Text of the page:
New insights into the human immunodeficiency virus (HIV) infection process, which leads to acquired immunodeficiency syndrome (AIDS), may now be possible through a research method recently developed in part at the National Institute of Standards and Technology (NIST), where scientists have glimpsed an important protein molecule's behavior with unprecedented clarity.
The HIV protein, known as Gag, plays several critical roles in the assembly of the human immunodeficiency virus in a host cell, but persistent difficulties with imaging Gag in a lab setting have stymied researchers' efforts to study how it functions.
"A better understanding of Gag's behavior might allow researchers to develop antiviral drugs that target the HIV assembly process, which remains unassailed by medical science," says Hirsh Nanda, a postdoctoral researcher at the NIST Center for Neutron Research (NCNR) and a member of the multi-institutional research team. "Our method might reveal how to inhibit new viruses as they grow."
The Gag molecule is a microscopic gymnast. At different stages during HIV assembly, the protein twists itself into several different shapes inside a host cell. One shape, or conformation, helps it to drag a piece of HIV genetic material toward the cell membrane, where the viral particles grow. Gag's opposite end becomes anchored there, stretching the protein into a rod-like conformation that eventually helps form a barrier surrounding the infectious genes in the finished virus. But while scientists have been aware for years that Gag appears to play several roles in HIV assembly, the specifics have remained mysterious.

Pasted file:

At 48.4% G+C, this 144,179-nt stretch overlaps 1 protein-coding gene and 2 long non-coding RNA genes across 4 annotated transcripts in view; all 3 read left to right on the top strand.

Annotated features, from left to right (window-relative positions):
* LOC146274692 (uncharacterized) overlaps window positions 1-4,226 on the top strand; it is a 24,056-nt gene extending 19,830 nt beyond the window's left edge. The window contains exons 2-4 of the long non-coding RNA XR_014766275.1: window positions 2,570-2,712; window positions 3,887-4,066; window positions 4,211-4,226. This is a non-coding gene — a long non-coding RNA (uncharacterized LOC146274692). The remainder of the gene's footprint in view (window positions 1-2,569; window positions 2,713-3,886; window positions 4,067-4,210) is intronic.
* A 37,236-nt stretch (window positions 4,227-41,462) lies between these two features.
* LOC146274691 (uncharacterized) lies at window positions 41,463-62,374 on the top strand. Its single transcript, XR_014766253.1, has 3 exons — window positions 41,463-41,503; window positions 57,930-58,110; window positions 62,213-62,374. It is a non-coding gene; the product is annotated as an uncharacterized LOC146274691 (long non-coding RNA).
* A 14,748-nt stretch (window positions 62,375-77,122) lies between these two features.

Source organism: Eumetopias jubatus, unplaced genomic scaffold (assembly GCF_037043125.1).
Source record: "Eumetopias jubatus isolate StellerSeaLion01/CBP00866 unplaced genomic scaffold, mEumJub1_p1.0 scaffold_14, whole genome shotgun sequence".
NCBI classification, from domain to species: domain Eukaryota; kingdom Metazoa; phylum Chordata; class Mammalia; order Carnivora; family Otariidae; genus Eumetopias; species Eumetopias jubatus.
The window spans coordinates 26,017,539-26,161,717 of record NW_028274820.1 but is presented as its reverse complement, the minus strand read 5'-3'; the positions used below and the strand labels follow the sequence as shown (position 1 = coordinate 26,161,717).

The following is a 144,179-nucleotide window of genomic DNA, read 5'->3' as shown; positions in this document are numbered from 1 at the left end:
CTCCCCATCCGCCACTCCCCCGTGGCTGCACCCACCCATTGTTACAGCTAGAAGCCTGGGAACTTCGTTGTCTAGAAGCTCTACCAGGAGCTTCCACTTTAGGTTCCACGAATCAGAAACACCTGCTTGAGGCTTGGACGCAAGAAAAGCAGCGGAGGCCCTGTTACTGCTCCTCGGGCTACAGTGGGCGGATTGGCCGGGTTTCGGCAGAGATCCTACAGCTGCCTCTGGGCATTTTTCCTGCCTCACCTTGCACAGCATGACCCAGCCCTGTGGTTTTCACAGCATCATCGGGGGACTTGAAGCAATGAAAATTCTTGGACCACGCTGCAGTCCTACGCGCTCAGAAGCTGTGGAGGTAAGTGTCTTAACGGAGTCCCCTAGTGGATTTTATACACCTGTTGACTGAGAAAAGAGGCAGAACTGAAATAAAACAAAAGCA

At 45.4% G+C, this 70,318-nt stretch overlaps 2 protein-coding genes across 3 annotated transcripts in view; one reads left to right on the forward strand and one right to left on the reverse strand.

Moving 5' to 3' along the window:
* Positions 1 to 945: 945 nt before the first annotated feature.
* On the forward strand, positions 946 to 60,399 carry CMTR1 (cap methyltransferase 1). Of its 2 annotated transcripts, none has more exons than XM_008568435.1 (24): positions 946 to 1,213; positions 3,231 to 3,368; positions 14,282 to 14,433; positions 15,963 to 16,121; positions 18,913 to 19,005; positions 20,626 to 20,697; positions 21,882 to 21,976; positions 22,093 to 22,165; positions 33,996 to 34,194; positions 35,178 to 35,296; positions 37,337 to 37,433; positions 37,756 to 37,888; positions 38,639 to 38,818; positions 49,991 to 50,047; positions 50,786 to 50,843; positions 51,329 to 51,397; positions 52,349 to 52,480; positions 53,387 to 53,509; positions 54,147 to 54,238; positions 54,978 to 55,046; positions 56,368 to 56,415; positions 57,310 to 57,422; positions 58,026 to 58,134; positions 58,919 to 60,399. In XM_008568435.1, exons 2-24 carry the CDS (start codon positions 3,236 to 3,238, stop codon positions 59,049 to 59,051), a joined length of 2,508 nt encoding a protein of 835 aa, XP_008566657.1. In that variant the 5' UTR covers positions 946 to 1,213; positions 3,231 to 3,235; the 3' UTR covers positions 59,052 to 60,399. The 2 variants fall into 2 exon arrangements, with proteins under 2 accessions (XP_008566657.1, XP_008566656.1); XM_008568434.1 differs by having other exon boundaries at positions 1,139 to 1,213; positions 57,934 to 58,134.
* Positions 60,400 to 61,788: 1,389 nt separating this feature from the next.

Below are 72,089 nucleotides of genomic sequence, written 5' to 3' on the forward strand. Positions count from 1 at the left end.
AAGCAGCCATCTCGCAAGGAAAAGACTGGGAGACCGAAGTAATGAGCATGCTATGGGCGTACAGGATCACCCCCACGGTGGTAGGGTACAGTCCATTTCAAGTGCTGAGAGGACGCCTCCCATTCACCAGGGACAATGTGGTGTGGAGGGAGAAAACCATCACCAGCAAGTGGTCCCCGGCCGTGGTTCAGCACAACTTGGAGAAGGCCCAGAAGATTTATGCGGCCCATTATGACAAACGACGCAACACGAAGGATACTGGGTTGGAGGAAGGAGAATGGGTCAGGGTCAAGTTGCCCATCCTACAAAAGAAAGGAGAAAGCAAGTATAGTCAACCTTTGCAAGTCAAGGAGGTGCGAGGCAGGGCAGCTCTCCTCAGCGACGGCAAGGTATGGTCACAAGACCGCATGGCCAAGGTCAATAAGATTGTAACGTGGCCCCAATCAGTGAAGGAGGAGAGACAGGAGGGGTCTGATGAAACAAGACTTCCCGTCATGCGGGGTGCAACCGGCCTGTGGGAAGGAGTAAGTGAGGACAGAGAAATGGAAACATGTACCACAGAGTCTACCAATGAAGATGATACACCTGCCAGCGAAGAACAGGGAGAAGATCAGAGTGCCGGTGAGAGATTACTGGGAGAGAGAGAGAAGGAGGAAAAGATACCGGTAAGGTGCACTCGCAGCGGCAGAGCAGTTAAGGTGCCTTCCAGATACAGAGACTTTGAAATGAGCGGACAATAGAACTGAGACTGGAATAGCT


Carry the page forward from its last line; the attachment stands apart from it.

The research team potentially solved this problem by creating an artificial cell membrane where Gag can show off its gymnastic prowess for the neutron probes at the NCNR. The center includes a variety of instruments specifically designed to observe large organic molecules like proteins.
"We were able to mimic the different stages of the virus's development, and look at what Gag's conformation was at these various stages," Nanda says. "We saw conformations that had never been seen before."
Nanda describes the team's first paper* on the subject as an important first step in describing their observational method, which was a joint effort between NIST, the National Cancer Institute and Carnegie-Mellon University. They plan another paper detailing what the method has revealed about HIV.
"Our efforts have not yet shown us how many steps are involved in Gag's work assembling an HIV particle, but at least we can see what it looks like in each major interaction that likely occurs in the cell during assembly," Nanda says. "It may allow us to characterize them for the first time."
Nanda says that their technique will also allow scientists to examine large classes of membrane proteins, which like Gag are notoriously hard to examine.
Materials provided by National Institute of Standards and Technology (NIST). Note: Content may be edited for style and length.
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